Before Hammer Films made their first horror movie, and for some time after, they made all kinds of pictures, dabbling in genres like comedy, war, drama and crime. So, although they had been doing great box office with monster movies for a few movies, they were still making like comedic fare like A Weekend with Lulu in 1961.
The opening credits alone will determine whether this is a film for you. A jazzy score accompanies mod titles overlaying start black and white photography, typical of British light comedy of the time.
Like most UK comedies of this vintage, it is centered around sexual frustration, though in a timid way. Leslie Phillips has rented a caravan from his ice cream vending friend (Bob Monkhouse), so as to have a romantic weekend with Shirley Eaton away from the prying eyes of her mother (Irene Handl).
Eaton’s character isn’t the titular “Lulu”—that is the name of the caravan. This is the first of many surprises in a film packed with them. What most surprised me is it wasn’t until the feature was almost over that I realized the full extent of the bizarre machinations the characters had gone through at that point. The movie may start at point “A”, but it eventually goes through the English alphabet and some ways in the Greek one.
The plot is kicked into gear when all four characters unexpectedly find themselves, Lulu and Bob’s ice cream truck in France. Admittedly, how they get there from the isle seems impossible, and the characters being oblivious to being in transit so long is highly improbable. I chose not to think too hard about it and just enjoy watching them struggle to return home while lacking sufficient funds, as well as fluency in the literal lingua franca.
I wouldn’t say the plot is as complex as a clock, but it does have many moving pieces which come to together in different and unexpected ways. The Tour de France is one such recurring element. It is represented here almost exclusively through stock footage, though it is awfully good footage.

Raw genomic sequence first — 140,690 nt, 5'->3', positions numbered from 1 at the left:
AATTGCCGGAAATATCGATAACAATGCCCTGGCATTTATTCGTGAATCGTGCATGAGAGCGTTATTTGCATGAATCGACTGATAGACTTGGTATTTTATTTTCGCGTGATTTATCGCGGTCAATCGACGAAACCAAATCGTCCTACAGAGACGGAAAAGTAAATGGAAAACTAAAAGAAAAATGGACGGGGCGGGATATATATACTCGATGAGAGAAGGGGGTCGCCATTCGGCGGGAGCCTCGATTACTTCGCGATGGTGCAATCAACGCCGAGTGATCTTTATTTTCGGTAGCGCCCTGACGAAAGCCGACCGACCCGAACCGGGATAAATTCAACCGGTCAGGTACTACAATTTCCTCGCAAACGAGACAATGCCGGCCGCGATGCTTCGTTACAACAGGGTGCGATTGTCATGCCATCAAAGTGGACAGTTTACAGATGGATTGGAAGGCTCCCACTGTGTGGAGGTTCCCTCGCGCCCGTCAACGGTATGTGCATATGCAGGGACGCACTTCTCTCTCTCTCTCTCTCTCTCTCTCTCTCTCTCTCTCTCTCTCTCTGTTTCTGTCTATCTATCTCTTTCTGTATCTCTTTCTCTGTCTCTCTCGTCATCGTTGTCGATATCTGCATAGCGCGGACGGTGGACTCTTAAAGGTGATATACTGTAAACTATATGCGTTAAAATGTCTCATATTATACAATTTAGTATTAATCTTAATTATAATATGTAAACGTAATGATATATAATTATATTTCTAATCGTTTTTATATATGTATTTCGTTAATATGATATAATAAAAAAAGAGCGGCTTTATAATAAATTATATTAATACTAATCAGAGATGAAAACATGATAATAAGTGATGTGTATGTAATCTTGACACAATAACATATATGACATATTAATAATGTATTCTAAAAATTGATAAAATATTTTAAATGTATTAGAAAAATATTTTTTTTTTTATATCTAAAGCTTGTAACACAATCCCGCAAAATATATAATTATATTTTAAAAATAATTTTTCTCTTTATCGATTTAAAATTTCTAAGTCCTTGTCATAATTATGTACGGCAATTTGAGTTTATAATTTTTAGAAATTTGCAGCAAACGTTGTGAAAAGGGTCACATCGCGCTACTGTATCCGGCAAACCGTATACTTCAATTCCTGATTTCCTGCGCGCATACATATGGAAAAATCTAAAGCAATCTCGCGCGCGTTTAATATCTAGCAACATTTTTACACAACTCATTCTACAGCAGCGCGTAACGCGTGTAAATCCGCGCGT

There’s something that amused me about the trailer, though I seem to be unable to articulate just what it is. I do usually find it funny when too many people are in a confined space in a film, and there are some of the expected gags centered around that. I also kept thinking about the caravan from Jacques Tati’s Trafic, even if Lulu doesn’t have the clever innovations of that trailer. Lulu does, however, have some questionable amenities, such as a iron board which is hinged to fold up against a wall, which seems to be there only to fall down at the least convenient times.
As you can tell, the humor isn’t exactly the most sophisticated, though there were many moments during which I laughed out loud. Unfortunately, I can’t describe most of those moments without having to provide lengthy exposition which will ruin some surprises. Even more unfortunately, this is the kind of movie which thinks something is funnier when accompanied by a detuned tom hit. I’m going to make a new movie rule here: nothing is ever made funnier by having a “funny” sound effect with it, whether that be a detuned tom, a slide whistle or the sad trombone sound.
A Weekend with Lulu has more surprises than I would have anticipated in such a light comedy, but it is still a rather shallow affair. It isn’t as good as most of the output of Ealing Studios, but it could be a good substitution in a pinch. Curiously, even some time after watching this, I’m still wondering why a group of people in an ice cream truck, finding themselves without any money, wouldn’t just sell as much of the product as fast as they can before it melts.
Dir: John Paddy Carstairs
Starring Bob Monkhouse, Leslie Phillips, Shirley Eaton, Irene Handl
Watched on Sony blu-ray